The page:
The Big Data Value Chain
The argument for big data may be cogent, but when push comes to shove, big data is a disruptive innovation demanding an altered worldview. Companies will want to know how to position themselves in the new world order, and how to generate the most returns on this newfangled asset. Treating data with the same reverence as labor and capital, Mayer discusses the ‘big data value chain,’ comprising three layers: data, skills, and mindset .
The first layer – data – refers to the data holders: those who collect the data or control access to it. The other layers refer to the ‘data scientists’ – those with the requisite ‘deep analytical training’  – and the individuals who dream up big data applications. While many clamor about the shortage of an estimated 190,000 data-savvy professionals , Mayer downplays these concerns, stating, “as more people acquire the expertise … eventually most value will be in the data itself.”
While the deficit of skilled data scientists will gradually evaporate as the needs of business trickle down to academia, Mayer’s assertion that the data dominates the value chain seems slightly misplaced. His premise – those with access to the data will soon ‘wake up’ to its true value and cease to share it with third parties – does not necessarily imply that data scientists will become less valued. Rather, it makes a compelling case for businesses to start in-housing that kind of talent where possible, securing a larger share of the profits in the process. Some companies like MasterCard already do this, choosing to create subsidiaries (e.g. MasterCard Advisors) dedicated to big data analytics instead of license their records to independent contractors . The data is a bargaining chip, a means of leverage to attract the best talent. It does not undermine the need for the skills or the mindset; it just affords businesses the luxury to be picky.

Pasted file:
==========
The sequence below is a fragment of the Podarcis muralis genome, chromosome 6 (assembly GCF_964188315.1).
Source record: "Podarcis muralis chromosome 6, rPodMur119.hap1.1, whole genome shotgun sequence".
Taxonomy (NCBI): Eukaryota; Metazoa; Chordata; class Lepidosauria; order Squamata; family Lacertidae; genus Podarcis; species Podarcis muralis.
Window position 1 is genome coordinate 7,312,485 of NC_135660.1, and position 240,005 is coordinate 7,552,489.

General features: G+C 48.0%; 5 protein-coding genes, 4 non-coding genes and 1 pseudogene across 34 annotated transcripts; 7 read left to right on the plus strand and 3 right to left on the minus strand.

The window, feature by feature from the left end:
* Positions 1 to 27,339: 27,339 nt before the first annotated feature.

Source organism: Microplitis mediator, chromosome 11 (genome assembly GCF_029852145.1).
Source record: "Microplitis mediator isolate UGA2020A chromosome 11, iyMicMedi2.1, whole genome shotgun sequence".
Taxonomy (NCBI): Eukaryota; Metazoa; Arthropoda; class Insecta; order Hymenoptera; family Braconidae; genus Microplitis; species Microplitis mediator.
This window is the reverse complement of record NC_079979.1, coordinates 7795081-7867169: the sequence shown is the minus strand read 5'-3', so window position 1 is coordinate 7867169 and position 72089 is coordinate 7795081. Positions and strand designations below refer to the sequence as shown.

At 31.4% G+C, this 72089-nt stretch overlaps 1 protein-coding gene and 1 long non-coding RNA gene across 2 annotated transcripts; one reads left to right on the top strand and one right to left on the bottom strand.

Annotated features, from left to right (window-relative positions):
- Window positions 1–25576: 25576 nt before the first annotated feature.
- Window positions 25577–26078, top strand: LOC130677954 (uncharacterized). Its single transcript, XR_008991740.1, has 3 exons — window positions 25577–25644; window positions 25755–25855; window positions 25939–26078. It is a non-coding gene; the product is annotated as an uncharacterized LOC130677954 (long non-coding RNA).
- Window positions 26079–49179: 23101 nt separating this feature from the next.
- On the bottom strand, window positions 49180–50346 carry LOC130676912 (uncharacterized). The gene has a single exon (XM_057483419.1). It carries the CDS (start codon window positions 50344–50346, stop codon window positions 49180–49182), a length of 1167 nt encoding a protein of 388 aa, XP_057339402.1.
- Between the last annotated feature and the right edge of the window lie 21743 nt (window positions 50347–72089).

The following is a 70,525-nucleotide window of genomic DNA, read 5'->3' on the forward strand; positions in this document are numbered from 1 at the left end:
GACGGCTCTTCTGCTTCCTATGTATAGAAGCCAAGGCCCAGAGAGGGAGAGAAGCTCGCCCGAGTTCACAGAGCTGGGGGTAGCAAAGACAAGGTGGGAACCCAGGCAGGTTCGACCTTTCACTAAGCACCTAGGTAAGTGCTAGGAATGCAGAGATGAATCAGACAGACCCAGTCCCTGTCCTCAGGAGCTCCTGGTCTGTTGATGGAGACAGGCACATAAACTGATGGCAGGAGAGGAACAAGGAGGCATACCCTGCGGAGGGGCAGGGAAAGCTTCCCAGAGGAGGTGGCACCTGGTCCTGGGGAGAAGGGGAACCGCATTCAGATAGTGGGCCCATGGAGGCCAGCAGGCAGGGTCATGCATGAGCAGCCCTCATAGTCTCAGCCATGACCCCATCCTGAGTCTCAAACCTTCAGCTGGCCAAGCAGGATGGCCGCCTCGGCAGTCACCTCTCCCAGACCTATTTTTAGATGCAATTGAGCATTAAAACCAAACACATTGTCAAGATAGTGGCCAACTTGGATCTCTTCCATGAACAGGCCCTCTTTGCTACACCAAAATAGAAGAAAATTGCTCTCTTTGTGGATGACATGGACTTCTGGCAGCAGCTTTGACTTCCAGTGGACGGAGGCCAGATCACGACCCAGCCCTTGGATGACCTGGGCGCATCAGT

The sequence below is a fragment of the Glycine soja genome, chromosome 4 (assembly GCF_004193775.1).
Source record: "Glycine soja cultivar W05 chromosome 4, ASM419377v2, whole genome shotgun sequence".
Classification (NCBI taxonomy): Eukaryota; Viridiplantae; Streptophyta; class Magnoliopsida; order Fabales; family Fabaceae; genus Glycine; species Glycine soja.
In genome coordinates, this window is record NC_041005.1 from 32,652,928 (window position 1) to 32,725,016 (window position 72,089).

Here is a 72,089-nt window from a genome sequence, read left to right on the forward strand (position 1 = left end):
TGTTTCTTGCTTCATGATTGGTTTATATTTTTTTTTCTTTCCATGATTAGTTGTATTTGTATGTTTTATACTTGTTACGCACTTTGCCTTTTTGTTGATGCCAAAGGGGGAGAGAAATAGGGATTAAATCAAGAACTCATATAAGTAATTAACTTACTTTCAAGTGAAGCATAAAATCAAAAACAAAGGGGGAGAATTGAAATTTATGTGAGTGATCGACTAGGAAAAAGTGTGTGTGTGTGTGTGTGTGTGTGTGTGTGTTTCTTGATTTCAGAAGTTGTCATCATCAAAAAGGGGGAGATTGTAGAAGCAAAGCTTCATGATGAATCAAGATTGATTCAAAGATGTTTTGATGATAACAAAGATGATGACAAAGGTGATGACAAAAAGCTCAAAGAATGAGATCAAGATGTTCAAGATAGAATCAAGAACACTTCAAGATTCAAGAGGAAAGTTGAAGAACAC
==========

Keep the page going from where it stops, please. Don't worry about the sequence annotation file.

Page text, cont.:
None of this matters if the ‘best’ analysts cannot squeeze significantly more juice out of their data than merely ‘good’ analysts, as Mayer assumes will happen as the ‘skills’ become more commonplace. Yet this merits a discussion of what these ‘skills’ actually are. Most focused on, of course, are the required statistics and programming expertise. These truly are diminishing in relative value (the latter especially) because of how easily they can be delegated and even outsourced. But the devil is in the detail. Dig deeper into the algorithms – with fancy names like ‘latent semantic analysis’ and ‘unsupervised cluster detection’ – and you find that they can very easily identify what variables are correlated, but only once we tell them what those interesting variables are to start with .
And that is precisely the point. Statistics can easily confirm that treating consumer fraud as a DNA sequencing problem vastly improves fraud detection  – but only because someone had the bright idea to make the connection between these two disparate fields. Statistics can easily confirm to earthquake physicist Didier Sornette that stock prices before a financial crash mimic tectonic plates before a seismic rupture  – but only once he intuited that they might be related at all. We will always need talented domain experts, not to do the brunt work of coding up statistical analyses, but to ask the right questions, collect the right data, communicate effectively to the upper echelons of management, and incorporate creative ways of thinking from other disciplines. Perhaps our optimism in assuming that our current data can reveal absolutely any trend is really complacency, a result of past experts’ decisions to collect that data in the first place.
The diffusion of analytical know-how only affects the nature of expertise, not its necessity. We must invest in big data by first investing in a data-minded outlook – namely, that data has the immense potential to provide, deride, and decide our notions of the world’s inner workings. Our prospects hinge on the ability of business to manage big data, and big data to manage business.
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 Mayer-Schönberger, Viktor, and Kenneth Cukier. Big Data: A Revolution that Will Transform how We Live, Work, and Think. Eamon Dolan/Houghton Mifflin Harcourt, 2013.
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 McAfee, Andrew, and Erik Brynjolfsson. "Big data: the management revolution." Harvard Business Review 90, no. 10 (2012): 60-66.
 Ross, Jeanne W., Cynthia M. Beath, and Anne Quaadgras. “You May Not Need Big Data After All.” Harvard Business Review 91, no. 12 (2013).